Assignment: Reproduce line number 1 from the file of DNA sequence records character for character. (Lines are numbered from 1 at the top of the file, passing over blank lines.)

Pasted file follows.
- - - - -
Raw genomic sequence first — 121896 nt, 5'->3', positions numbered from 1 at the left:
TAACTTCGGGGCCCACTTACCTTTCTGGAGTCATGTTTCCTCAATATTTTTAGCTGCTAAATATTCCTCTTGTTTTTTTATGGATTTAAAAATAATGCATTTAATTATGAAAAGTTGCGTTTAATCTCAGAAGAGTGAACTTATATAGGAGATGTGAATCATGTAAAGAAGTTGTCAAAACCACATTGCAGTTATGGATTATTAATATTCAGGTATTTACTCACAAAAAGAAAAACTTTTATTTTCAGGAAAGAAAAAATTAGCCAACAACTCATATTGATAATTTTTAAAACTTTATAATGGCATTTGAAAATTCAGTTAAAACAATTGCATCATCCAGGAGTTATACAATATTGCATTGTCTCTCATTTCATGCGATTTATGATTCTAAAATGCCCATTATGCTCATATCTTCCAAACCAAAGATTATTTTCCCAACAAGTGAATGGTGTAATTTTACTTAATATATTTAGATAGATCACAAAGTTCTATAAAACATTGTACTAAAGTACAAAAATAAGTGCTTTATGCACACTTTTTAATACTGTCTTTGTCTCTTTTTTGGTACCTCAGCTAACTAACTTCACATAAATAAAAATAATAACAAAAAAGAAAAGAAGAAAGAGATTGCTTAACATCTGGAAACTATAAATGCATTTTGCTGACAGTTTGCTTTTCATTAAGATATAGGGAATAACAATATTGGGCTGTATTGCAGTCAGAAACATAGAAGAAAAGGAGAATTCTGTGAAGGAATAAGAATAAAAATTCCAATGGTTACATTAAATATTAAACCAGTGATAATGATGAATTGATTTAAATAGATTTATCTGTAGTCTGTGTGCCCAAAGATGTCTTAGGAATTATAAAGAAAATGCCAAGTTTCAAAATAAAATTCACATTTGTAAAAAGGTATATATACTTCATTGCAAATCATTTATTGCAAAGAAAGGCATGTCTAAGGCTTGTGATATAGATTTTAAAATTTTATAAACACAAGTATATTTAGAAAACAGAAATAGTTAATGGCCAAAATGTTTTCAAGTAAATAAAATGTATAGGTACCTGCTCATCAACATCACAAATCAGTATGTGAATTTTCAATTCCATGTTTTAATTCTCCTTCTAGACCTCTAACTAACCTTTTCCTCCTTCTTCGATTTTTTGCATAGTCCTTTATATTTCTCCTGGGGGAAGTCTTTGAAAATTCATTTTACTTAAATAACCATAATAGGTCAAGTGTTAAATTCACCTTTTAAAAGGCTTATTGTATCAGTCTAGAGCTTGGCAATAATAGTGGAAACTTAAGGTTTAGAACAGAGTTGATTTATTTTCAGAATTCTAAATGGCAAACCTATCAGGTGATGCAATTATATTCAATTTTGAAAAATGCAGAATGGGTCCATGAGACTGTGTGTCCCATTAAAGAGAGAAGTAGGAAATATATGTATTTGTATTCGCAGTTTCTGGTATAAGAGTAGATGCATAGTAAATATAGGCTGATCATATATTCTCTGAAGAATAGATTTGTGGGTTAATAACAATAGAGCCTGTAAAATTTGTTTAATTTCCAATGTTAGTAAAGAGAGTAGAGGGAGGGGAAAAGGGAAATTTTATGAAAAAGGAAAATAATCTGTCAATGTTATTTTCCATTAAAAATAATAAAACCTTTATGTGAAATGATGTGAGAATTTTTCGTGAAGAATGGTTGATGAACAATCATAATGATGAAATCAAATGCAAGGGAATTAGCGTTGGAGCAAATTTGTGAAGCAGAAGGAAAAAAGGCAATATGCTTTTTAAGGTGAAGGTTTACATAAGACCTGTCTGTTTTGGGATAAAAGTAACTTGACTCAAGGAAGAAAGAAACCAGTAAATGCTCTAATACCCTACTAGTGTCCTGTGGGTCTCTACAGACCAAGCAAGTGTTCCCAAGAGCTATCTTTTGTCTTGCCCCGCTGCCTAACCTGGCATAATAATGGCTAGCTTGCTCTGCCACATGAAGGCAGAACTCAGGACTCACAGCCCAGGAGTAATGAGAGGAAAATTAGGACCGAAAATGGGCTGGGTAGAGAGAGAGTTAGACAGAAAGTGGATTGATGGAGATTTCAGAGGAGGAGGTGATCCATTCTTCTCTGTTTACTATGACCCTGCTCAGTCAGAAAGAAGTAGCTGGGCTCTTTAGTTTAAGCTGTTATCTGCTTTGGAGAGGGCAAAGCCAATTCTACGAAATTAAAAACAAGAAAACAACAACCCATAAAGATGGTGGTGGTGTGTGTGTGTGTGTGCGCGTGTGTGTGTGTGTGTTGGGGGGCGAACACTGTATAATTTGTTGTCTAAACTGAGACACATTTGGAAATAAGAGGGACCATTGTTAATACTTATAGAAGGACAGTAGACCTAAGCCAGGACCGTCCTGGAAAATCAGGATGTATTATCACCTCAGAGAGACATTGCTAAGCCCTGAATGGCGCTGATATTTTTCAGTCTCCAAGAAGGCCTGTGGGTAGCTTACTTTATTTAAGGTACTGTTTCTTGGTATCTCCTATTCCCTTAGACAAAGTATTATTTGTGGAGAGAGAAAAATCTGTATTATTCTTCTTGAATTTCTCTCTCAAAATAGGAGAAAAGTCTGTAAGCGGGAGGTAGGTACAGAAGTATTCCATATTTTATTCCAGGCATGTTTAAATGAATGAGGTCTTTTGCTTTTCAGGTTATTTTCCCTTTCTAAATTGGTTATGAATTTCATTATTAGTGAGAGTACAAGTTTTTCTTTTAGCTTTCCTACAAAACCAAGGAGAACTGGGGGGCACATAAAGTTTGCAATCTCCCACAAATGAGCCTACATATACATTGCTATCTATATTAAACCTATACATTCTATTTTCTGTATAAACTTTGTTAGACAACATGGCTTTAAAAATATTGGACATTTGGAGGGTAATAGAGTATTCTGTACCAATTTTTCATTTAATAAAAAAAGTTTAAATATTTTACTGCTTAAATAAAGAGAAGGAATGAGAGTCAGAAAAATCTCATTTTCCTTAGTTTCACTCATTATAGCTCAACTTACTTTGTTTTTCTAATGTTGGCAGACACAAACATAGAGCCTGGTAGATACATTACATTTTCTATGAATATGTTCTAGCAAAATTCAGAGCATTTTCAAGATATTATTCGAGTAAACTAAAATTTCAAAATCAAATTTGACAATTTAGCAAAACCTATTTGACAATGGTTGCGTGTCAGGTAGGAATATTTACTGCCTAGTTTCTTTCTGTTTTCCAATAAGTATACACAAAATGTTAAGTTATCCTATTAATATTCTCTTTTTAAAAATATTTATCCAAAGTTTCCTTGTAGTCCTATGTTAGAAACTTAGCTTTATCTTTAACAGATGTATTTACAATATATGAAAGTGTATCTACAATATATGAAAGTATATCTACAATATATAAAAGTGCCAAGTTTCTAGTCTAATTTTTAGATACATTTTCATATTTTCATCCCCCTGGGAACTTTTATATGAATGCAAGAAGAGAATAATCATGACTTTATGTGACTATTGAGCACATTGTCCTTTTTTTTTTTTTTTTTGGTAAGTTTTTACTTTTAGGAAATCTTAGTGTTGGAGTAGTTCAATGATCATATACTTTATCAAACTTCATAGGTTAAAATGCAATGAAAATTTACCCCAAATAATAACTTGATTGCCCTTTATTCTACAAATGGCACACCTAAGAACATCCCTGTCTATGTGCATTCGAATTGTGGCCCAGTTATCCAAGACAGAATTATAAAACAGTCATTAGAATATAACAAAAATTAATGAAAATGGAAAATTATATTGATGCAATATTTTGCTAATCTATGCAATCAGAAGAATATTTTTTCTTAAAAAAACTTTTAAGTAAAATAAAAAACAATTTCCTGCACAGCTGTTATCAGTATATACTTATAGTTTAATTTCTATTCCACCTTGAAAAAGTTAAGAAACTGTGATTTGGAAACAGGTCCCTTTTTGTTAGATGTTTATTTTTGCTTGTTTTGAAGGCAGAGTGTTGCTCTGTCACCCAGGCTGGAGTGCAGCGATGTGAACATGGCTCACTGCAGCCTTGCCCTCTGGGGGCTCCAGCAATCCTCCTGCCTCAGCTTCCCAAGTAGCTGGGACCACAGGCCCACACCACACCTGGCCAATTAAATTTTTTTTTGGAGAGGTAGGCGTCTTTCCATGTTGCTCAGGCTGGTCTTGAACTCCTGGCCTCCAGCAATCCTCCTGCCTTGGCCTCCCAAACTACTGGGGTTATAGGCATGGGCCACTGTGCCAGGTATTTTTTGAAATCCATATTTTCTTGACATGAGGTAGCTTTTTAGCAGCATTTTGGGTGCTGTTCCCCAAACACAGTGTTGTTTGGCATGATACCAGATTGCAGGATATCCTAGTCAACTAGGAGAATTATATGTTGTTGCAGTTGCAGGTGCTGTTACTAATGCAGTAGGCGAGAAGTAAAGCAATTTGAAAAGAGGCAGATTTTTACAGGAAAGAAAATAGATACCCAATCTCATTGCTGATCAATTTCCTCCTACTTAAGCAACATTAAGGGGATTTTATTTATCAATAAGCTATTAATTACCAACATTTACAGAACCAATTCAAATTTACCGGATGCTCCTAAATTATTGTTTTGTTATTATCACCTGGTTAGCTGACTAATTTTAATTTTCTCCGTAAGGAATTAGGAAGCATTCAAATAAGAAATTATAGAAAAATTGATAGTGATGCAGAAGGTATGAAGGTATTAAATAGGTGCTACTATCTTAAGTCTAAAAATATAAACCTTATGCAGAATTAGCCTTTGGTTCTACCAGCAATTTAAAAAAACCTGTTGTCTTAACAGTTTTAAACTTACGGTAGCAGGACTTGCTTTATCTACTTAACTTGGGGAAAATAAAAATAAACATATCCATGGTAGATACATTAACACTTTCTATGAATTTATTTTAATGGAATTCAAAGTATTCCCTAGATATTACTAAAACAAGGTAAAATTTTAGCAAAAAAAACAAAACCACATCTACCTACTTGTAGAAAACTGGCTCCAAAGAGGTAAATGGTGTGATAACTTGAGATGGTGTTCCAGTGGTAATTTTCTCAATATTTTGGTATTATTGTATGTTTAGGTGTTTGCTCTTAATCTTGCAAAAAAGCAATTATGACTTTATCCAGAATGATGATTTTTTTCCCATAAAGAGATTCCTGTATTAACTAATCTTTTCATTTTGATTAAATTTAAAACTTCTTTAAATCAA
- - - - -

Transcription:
Raw genomic sequence first — 121896 nt, 5'->3', positions numbered from 1 at the left: